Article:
When Savage Arms first brought out a version of Jeff Cooper’s general-purpose Scout Rifle concept nearly eight years ago, their Scout didn’t get quite the luxury treatment that the Steyr Scout did, but it also didn’t come with the Steyr’s high price tag. While Savage’s Scout didn’t quite meet the length requirement that Cooper promoted, it did come close in a lightweight .30 caliber magazine-fed bolt-action rifle with a forward-mounted low magnification scope base and back-up iron sights (BUIS).
The general concept has a lot of merit and Savage’s approach gained a loyal following, albeit with one or two criticisms along the way. The current Scout addresses those, and this is one of those rare “new and improved” products that really are new and improved.
Savage’s Scout is a .308 Winchester variant of the company’s time-proven Series 10 bolt-action rifle family. The 20-inch barrel exceeds Cooper’s length recommendation by 1.5 inches, and measuring 40.375 inches from butt to muzzle it also extends fractionally beyond the 39 inches Cooper preferred. But it does fall within the suggested weight range at roughly 7 pounds with sling and scope mounted.
Like the first one, the current Savage Scout comes with an alloy Weaver rail already mounted forward on the receiver and barrel to position long eye relief glass to clear the ejection port. As backups, the Scout uses a dovetailed bead front and a fully adjustable Williams aperture rear.
The checkered black synthetic stock sports a very cushiony non-slip rubber recoil pad and sling swivel studs, there’s a wide dished-out 3-position safety dead center just behind the bolt, the Savage’s action is a push-feed setup with a bolt face plunger ejector and the detachable magazine holds four rounds.
Firing three commercial loads at 100 yards off the bench with a Burris 2.75 Scout Scope mounted, the Savage was comfortable to shoot and acceptable accuracy was easy when using glass. The front bead was too small for my eyes (a wide post would be a better choice), but the Williams rear on the sample fired is a different version than on the original Scouts, offering the option of either using the smaller aperture for more precise sighting or removing it to leave a larger ghost ring peep for quicker target acquisition.
The magazine has been completely redesigned with a rounded steel base that fits flush with the bottom of the stock inside the magazine well. It inserts easily and positively (unlike on the older Scout) and it’s now retained and released by a knurled lever in front of the mag well instead of a button in the right side of the stock. This is much easier to deal with by either dropping the magazine to load or loading it through the ejection port with the action open.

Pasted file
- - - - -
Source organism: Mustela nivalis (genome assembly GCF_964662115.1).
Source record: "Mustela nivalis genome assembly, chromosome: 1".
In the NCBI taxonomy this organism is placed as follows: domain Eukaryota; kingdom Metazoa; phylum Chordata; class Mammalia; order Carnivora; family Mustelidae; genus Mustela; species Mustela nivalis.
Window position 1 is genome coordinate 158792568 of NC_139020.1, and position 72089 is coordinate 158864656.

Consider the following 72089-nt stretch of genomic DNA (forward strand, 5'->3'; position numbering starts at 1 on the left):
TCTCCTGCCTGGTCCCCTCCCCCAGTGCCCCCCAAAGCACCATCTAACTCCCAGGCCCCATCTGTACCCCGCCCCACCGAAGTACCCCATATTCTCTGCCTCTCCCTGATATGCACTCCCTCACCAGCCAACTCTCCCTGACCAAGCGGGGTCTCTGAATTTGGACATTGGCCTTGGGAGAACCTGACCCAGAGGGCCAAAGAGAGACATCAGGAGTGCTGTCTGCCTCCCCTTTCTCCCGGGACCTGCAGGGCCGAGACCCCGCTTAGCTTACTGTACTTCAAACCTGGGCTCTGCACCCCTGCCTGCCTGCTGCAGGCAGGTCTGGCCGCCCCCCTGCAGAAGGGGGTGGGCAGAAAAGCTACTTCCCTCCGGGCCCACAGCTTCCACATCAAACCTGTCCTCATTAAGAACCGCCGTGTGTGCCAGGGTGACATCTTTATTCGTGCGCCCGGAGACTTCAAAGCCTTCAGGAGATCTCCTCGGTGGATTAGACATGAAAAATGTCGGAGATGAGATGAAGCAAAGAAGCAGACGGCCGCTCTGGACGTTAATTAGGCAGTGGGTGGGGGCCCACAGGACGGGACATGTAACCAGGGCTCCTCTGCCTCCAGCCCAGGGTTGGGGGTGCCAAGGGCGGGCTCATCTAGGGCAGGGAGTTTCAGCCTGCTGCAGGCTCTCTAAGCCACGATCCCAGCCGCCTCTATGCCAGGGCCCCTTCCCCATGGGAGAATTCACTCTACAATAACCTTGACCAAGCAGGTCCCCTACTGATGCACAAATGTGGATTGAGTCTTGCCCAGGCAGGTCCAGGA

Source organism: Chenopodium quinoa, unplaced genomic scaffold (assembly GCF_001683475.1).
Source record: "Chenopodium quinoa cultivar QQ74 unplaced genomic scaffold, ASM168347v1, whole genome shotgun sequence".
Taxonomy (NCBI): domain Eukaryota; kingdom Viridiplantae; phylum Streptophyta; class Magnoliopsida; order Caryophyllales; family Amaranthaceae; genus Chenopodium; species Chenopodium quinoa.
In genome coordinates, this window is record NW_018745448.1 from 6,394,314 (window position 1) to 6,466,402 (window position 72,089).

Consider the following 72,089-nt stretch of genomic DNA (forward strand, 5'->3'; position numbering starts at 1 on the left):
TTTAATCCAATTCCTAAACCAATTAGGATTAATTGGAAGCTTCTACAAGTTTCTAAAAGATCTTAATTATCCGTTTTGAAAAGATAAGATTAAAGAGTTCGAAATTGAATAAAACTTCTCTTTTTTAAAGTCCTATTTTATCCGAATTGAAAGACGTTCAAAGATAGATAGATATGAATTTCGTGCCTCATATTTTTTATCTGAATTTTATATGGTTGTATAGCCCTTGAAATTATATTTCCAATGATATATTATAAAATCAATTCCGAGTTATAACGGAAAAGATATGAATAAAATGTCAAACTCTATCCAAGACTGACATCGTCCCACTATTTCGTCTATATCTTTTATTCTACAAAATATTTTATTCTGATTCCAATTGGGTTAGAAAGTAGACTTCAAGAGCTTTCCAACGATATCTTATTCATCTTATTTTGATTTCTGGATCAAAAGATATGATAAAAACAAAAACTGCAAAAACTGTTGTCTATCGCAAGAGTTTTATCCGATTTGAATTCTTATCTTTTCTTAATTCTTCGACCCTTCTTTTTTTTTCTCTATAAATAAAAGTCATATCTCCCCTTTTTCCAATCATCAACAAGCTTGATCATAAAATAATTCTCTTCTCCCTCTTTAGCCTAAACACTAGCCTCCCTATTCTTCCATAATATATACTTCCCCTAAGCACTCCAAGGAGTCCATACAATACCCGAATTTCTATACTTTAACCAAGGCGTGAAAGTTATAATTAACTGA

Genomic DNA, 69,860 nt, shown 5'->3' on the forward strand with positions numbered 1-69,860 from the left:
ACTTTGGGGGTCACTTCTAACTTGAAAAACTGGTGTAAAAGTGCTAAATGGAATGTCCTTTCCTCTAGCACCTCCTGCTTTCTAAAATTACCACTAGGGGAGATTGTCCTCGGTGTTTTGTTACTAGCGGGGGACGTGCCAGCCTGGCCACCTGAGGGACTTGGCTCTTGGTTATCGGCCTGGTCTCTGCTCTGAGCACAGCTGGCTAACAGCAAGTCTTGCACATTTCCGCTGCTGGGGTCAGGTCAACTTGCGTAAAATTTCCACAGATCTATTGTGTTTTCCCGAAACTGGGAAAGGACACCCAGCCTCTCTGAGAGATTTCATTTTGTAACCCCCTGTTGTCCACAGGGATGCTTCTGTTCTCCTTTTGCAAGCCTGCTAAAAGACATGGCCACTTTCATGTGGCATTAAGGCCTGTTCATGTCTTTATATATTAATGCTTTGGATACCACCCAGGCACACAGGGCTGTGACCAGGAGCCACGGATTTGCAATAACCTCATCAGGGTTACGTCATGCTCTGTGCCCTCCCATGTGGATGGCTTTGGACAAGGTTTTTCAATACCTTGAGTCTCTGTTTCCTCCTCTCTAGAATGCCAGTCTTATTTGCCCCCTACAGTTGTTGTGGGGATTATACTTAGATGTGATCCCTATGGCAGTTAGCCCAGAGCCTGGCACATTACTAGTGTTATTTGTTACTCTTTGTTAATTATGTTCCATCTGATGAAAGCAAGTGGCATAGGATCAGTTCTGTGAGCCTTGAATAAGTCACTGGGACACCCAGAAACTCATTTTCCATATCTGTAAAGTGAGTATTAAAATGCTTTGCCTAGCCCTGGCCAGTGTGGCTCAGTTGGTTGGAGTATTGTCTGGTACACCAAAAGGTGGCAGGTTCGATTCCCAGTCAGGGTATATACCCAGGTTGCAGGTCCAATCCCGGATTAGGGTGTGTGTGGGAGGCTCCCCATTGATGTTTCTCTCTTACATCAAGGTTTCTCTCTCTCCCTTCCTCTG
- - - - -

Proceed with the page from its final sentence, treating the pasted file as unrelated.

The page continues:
The stock itself now has a rounded contour at the bottom where the older stock was more squarely molded and more comfortable in carrying at the natural balance point. Range work was smooth with no malfunctions and none of the unscheduled magazine drops that sometimes happened with the first-generation Scouts. A more conventionally sized checkered bolt knob that rides much closer to the receiver has replaced the original smooth bulbous bolt knob.
The new Scout uses Savage’s user-adjustable AccuTrigger and the test sample out of the box broke at a clean 2.75 pounds, showing very minor over-travel. With the AccuRelease “paddle,” it gives something of the illusion of a two-stage trigger in that the paddle provides a sensation of very mild resistance until it travels back far enough to engage the actual single-stage trigger itself.
Most of the emphasis in law enforcement long gunnery unfortunately ends up at both ends of the spectrum: either a short-barreled hi-capacity close combat semi-auto or a long-range sniper rifle in medium to heavy format.
The stats (indicators only, never absolute gospel) show that most law enforcement long gun engagements occur outside 25 yards and inside 75. While a Scout rifle makes a poor choice as an entry weapon, and ditto as 500-yard counter-sniper artillery, it can fit in very well as a perimeter weapon on standoffs out to 300 yards in the hands of a competent user.
Where the scenario has gone static, distances and time frames have extended, a dynamic close-in response isn’t indicated or even as cover for other units on their approach, reasonable power in a reliable platform that’s light to carry and easy to shoot may be the perfect “middle gun” for the job. And, there is no 11th commandment mandating a 30-round magazine.
The .308 Winchester is a more effective barrier-buster in general than the .223/5.56, with superior terminal ballistics in a caliber that most cops of most sizes can shoot well. Recoil on this Scout, especially with a good pad, is very tolerable. The forward scope allows the use of both eyes open to scan a wider field of view, and its low magnification versatility covers both near and far engagements much better than either a conventional scope or iron sights alone.
A removable magazine can be handy for carrying specialty loads in spares. Some may prefer the older large bolt head for accessibility although some may prefer the trimmer current knob. Good value for a suggested retail of $646, and the only add-ons you’ll need are glass and ammo.
When Savage Arms first brought out a version of Jeff Cooper’s general-purpose Scout Rifle concept…
by Massad Ayoob / May 9, 2009